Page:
If you're a computational engineer, there's no question about what you do with the Raspberry Pi: you make a supercomputer cluster. Researchers at the University of Southampton have followed their instincts and built Iridis-Pi, a tiny 64-node cluster based on the Raspberry Pi's usual Debian Wheezy distribution and linked through Ethernet. While no one would mistake any one Raspberry Pi for a powerhouse, the sheer number of networked devices gives the design both some computing grunt and 1TB worth of storage in SD cards. Going so small also leads to some truly uncommon rackmounting -- team lead Simon Cox and his son James grouped the entire array in two towers of Lego, which likely makes it the most adorable compute cluster you'll ever see. There's instructions to help build your own Iridis-Pi at the source link, and the best part is that it won't require a university-level budget to run. Crafting the exact system you see here costs under £2,500 ($4,026), or less than a grown-up supercomputer's energy bill.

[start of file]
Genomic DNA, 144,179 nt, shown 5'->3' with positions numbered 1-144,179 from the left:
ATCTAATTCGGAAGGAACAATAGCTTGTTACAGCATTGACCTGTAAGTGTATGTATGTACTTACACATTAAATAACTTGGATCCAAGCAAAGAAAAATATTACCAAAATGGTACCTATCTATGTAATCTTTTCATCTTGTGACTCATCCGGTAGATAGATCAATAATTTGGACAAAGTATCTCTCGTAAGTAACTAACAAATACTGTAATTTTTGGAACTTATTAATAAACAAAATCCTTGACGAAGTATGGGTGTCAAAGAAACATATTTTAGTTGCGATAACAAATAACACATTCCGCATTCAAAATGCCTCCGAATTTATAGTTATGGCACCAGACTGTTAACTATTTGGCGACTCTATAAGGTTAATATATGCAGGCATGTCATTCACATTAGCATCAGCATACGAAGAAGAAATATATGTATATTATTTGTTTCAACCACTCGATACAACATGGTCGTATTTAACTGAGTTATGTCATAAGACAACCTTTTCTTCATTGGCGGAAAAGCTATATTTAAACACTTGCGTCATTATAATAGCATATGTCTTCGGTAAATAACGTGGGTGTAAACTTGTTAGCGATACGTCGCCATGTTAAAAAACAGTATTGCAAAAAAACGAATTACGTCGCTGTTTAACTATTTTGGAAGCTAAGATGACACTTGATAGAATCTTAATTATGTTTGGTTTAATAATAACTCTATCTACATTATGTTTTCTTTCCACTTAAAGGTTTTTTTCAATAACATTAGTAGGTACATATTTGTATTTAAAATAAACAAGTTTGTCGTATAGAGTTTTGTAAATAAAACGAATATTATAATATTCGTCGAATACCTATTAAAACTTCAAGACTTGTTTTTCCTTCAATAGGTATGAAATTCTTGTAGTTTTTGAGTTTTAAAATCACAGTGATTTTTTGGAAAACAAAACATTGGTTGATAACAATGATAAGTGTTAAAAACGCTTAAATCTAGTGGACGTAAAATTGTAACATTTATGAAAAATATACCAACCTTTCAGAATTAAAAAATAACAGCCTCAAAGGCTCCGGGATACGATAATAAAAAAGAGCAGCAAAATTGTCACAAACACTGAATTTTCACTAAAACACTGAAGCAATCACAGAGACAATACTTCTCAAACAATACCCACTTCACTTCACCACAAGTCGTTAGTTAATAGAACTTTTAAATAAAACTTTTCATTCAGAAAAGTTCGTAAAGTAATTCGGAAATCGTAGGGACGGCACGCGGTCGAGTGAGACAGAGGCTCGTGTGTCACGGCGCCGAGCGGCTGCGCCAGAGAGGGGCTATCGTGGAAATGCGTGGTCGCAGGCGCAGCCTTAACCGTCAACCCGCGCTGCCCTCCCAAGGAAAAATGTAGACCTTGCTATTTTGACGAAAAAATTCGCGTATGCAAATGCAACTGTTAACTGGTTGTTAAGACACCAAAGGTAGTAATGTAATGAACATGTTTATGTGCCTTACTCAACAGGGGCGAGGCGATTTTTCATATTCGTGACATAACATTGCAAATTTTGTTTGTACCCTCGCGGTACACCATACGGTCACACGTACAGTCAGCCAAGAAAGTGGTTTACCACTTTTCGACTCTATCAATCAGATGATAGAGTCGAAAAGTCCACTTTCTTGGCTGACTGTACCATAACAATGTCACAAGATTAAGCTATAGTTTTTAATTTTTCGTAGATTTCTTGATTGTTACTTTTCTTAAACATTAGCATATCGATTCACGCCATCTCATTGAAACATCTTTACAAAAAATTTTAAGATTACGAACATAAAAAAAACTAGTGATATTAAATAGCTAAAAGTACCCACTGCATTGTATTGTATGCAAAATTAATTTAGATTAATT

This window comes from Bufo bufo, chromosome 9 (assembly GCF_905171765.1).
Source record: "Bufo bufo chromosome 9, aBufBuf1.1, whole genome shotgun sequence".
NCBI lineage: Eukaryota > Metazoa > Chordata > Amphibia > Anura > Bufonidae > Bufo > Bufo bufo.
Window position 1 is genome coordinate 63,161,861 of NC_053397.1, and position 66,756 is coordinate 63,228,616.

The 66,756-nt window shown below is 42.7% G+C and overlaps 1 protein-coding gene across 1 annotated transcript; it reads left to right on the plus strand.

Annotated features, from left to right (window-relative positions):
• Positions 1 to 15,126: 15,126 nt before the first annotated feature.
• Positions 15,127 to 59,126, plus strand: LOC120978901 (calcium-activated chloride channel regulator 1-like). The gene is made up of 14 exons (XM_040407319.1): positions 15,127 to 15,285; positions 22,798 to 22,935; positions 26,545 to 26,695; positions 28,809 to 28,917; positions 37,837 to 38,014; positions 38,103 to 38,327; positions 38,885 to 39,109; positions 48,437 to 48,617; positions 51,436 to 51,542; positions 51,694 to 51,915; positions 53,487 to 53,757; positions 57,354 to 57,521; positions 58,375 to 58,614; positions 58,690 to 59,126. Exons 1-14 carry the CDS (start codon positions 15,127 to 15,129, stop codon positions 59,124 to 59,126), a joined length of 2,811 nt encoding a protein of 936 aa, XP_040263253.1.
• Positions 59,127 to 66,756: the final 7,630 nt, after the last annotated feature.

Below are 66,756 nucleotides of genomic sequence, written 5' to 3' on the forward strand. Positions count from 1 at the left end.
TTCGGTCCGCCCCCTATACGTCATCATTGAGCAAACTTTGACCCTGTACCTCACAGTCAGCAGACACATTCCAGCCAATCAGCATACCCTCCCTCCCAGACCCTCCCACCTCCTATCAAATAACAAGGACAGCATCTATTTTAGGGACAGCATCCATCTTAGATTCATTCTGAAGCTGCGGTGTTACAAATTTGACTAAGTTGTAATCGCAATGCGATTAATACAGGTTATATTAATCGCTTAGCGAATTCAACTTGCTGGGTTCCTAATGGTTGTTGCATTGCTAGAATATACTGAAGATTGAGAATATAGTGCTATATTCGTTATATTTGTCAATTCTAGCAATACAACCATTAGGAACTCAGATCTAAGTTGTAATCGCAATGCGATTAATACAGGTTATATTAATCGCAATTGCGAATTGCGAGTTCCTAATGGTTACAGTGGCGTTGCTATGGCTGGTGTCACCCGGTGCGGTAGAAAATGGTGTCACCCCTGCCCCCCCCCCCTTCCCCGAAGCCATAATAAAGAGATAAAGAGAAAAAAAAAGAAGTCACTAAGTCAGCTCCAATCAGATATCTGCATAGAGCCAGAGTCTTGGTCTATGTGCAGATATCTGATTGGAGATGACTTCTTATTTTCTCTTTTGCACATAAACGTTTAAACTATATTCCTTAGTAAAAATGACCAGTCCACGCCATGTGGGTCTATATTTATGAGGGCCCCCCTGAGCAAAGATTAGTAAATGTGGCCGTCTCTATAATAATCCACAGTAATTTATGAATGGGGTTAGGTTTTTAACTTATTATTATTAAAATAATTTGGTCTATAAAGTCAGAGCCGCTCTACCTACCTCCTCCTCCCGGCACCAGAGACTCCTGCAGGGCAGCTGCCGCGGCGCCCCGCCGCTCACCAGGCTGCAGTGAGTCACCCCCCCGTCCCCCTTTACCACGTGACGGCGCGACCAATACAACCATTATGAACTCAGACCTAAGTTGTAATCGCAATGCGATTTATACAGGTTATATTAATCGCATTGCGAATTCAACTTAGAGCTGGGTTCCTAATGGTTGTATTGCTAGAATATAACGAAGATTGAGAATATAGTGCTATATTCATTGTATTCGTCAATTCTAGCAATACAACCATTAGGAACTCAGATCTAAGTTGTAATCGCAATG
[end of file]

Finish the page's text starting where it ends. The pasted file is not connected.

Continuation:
Supercomputer built from Raspberry Pi and Lego, managed by humans rather than Minifigs
In this article: cluster, cluster computing, ClusterComputing, compute cluster, ComputeCluster, computer, debian, debian wheezy, DebianWheezy, desktop, desktops, ethernet, iridis pi, iridis-pi, IridisPi, lego, linux, message passing interface, MessagePassingInterface, mpi, networked computing, NetworkedComputing, rackmount, raspberry pi, RaspberryPi, supercomputer, University of Southampton, UniversityOfSouthampton
All products recommended by Engadget are selected by our editorial team, independent of our parent company. Some of our stories include affiliate links. If you buy something through one of these links, we may earn an affiliate commission.